A few weeks ago I posted a question on the Winter’s Shadow facebook page about the importance of book covers. As in how much they affected a consumers decision when choosing a book. For me, they don’t mean a whole lot. When I buy a book it’s because I’m familiar with the author, or I’ve read a review or it has been recommended to me by a friend. The cover art is probably the least important factor in my decision.
Based on the responses to my Facebook question, many of you feel differently. Cover art plays a significant role in your decision process. In fact, quite a few commenters admitted the reason they picked up Winter’s Shadow was because of the cover. I’d love to say I was responsible for the cover but it would be a bare-faced lie. The credit goes to my publisher, Alex and all the other clever clogs over at Pan Macmillan. Sure, I had to sign off on the design but in terms of conception/execution I had very little to say other than some minor superficial amends like tidying up the deep etching around the hair etc.
Having a graphic design background, it was difficult for me to relinquish complete creative control. However, I suspect it was for the best. I don’t have any experience designing book covers and so left to my own devices I probably would have settled for something painfully sparse and monochromatic. Something like this:
Doesn’t have quite the same punch as the eventual image, does it?
And so when it came time to design the cover for Winter’s Light, I again wisely deferred to my publisher. They knocked it out of the park the first time and I dare say they’ve done it again. See for yourself:
While the previous colour scheme has been abandoned (save for the red of Winter’s hair) I love the way the designer has kept the same title font and decorative elements to tie the series together. The forest crowding around Winter, her resilient posture, and the desaturated colours all work in tandem to create a perfectly appropriate atmosphere of foreboding. I couldn’t be more thrilled or grateful to be working with such a savvy publishing team.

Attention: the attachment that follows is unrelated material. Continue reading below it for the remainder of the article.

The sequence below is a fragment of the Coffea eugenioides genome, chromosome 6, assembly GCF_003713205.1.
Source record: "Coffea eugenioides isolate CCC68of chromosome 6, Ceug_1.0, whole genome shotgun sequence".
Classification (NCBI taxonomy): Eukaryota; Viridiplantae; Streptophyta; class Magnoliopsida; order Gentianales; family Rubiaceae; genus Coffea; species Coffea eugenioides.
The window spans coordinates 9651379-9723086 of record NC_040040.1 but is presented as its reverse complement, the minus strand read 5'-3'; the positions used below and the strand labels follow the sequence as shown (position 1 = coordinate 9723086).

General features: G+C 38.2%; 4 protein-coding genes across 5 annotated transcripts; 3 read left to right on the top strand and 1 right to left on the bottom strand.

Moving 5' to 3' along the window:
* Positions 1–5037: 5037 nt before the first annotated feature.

I also would like to take this opportunity to publicly thank Jessica Shirvington for generously supplying me with a quote for the cover. No doubt her name is familiar to anyone who’s been in a bookstore in the past year as she is one of Australia’s most successful Paranormal authors, but for those who haven’t been lucky enough to stumble across her work please rectify the situation now. Jessica is the author of The Violet Eden Chapters (also called The Embrace Series) and apart from being a talented writer is also an uncommonly kind one.
Let me explain, a few months ago my publisher asked if I knew any authors I might ask for a cover quote. This question left me stymied. I don’t belong to any writers groups, and if there’s a pub or cafe where Sydney writers nobody told me where it is. Occasionally, I’ll see someone pecking away at a laptop but I never approach them to see what they’re working on. Mainly because these people generally look like Hipsters, a cultural subset I’m ideologically opposed to (seriously, roll down your pants cuffs. Nobody wants to see your hairy ankles.) So I was left with a dilemma – either go without a quote or try and befriend a fellow scribbler.
But who to befriend? More to the point – how to befriend an author? Most high profile writers are surrounded by a blockade of agents, managers, PR people and the like. It’s very difficult to get in touch with them directly and even if you do, successful writers are usually pretty busy writing their own stuff. Asking someone to take time out from their own book to read yours is a pretty big imposition. Regardless, I selected a handful of dream authors who’s quotes could genuinely make a difference to the commercial prospects of Winter’s Light and started firing out emails. Jessica was the only one who replied and was so kind and considerate in her response that I could barely believe my luck. The fact that she made time in her dauntingly busy schedule to read not only Winter’s Light but Winter’s Shadow too is a testament to her stirling qualities. So a big thanks to Jessica. Hopefully, I’ll be in a position one day to return the favour.